Kabbalistic mysticism is sweeping through the church in a variety of packagings, from Fallen Angel myths and Quantum Christianity to Bible Codes to Experiential Spirituality. The man in this video is teaching Kabbalah. As you watch, notice how some of the concepts presented are subtly gaining ground in modern Christianity in the forms of:
Word of Faith
As well as in Jonathan Cahn’s books.
More information on Kabbalah below the video.
“The Kabala also has archetypes for everything in the world of creation. Like its cousins Gnosticism and occultism, there is a deeper hidden meaning made known only to those who learn to discover it (the initiated).
“According to Masonic historian Albert Pike, Gnosticism was an offshoot of Kabalism…. On page 626 of Morals and Dogma-the most esteemed work of Freemasonry-Pike states,
“The Kabalah is the key of the occult sciences; and the Gnostics were born of the Kabalists”
(p.249 The New World Order by Gary Kah).”
– Stand To Reason
Excerpts from “What is Kabbalah” – CARM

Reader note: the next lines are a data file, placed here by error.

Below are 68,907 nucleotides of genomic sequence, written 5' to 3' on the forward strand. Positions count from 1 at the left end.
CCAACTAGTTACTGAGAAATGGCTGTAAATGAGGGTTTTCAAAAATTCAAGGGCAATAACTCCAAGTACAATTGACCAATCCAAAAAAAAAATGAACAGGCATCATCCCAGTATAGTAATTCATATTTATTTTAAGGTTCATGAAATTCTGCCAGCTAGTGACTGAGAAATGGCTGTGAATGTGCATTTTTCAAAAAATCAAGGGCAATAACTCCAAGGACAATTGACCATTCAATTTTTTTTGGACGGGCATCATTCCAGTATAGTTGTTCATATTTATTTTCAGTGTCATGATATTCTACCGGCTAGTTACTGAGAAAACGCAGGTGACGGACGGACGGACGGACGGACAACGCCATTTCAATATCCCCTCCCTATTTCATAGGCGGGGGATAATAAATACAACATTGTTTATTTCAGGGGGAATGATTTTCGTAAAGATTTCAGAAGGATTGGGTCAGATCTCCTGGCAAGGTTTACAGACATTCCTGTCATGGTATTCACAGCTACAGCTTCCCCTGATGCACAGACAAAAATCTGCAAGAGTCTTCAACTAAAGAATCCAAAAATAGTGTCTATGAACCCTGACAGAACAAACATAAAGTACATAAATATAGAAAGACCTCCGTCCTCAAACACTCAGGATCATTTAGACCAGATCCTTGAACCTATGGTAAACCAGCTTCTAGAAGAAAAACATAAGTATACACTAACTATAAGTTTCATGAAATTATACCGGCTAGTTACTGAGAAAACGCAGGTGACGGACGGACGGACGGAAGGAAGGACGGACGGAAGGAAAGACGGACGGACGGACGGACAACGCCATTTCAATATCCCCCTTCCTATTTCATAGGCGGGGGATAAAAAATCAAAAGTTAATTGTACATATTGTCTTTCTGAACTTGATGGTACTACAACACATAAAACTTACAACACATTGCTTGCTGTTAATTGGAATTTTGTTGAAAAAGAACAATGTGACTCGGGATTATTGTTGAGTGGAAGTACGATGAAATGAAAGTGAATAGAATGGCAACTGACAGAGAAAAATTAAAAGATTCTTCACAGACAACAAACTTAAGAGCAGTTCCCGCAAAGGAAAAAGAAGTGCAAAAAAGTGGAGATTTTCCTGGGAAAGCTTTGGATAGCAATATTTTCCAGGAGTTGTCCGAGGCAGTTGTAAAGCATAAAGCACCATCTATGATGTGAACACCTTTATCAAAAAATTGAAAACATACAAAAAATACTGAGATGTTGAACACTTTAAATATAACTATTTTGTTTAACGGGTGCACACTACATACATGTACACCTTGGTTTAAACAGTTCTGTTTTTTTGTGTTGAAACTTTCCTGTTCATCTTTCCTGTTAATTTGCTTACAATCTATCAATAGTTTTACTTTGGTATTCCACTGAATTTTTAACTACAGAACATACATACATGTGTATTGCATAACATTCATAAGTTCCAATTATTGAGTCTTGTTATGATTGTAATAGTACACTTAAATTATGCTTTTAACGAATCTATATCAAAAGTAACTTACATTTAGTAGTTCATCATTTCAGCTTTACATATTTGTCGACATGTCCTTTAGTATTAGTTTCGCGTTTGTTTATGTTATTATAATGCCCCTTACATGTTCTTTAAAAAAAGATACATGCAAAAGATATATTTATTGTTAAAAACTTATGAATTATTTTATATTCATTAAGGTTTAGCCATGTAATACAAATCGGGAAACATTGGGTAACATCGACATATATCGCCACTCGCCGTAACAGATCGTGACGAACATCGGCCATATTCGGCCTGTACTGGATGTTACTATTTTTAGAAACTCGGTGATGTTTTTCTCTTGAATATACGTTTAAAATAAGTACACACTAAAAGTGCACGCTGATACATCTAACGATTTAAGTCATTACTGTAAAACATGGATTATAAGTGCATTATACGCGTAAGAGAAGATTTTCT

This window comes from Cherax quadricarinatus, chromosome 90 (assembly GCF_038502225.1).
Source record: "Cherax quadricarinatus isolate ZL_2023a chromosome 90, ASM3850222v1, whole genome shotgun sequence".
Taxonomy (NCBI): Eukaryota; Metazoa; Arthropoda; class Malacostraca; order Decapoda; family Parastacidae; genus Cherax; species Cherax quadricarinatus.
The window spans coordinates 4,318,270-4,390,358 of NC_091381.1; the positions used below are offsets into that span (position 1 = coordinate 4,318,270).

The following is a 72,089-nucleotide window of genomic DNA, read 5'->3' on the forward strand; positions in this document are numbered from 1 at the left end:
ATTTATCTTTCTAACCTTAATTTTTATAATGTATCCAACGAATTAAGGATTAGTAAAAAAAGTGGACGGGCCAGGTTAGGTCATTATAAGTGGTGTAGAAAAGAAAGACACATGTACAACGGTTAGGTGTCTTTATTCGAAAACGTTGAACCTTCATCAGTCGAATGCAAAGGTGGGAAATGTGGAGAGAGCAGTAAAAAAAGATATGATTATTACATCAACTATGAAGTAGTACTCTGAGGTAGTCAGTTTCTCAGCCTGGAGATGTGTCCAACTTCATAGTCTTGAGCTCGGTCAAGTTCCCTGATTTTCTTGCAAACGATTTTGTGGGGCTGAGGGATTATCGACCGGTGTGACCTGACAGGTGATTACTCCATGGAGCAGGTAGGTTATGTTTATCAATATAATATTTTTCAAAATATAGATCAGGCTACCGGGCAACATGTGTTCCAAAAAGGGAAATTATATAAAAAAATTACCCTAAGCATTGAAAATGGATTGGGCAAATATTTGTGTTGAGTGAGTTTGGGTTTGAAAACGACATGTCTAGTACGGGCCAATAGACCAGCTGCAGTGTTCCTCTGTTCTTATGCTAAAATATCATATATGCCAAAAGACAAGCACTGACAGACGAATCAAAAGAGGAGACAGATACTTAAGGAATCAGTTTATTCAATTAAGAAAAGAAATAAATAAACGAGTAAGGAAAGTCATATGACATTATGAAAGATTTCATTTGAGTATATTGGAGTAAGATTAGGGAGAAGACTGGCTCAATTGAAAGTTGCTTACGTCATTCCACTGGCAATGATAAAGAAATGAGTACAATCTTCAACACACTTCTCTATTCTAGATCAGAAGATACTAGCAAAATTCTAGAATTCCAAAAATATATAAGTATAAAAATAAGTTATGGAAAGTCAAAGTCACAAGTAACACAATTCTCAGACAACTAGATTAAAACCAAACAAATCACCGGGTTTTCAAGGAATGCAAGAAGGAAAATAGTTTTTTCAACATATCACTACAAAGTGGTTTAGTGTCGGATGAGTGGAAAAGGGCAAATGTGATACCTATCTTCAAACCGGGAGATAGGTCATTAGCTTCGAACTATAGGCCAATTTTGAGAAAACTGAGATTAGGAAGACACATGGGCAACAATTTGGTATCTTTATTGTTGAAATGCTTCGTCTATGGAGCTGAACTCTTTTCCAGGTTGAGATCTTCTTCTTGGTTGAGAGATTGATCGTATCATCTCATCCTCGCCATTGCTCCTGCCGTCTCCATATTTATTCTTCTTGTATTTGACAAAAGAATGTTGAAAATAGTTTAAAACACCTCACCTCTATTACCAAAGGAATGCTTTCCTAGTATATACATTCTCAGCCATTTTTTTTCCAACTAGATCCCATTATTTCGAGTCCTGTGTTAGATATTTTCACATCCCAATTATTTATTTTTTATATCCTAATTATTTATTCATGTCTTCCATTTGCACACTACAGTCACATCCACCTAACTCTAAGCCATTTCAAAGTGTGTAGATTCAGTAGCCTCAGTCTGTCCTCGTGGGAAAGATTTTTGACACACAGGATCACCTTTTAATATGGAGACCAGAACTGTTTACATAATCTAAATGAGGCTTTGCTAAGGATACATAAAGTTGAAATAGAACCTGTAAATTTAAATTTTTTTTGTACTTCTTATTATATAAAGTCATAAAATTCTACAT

Kabbalah is difficult to categorize because it is a subjective non-falsifiable belief system. In other words, it rests in non-verifiable philosophy, not in historic fact. Nevertheless, kaballah is a mystical and esoteric system of observing and interpreting the universe and mankind that also seeks to reveal the true relationship between God, man, and the universe. It teaches that there is a divine being, neither male nor female, that has 10 primary aspects called sephirot which are represented in the Tree of Life (see diagram to the left). Kabbalah teaches that the supreme being created the universe through a series of those 10 aspects that descended through various levels until creation was fully realized.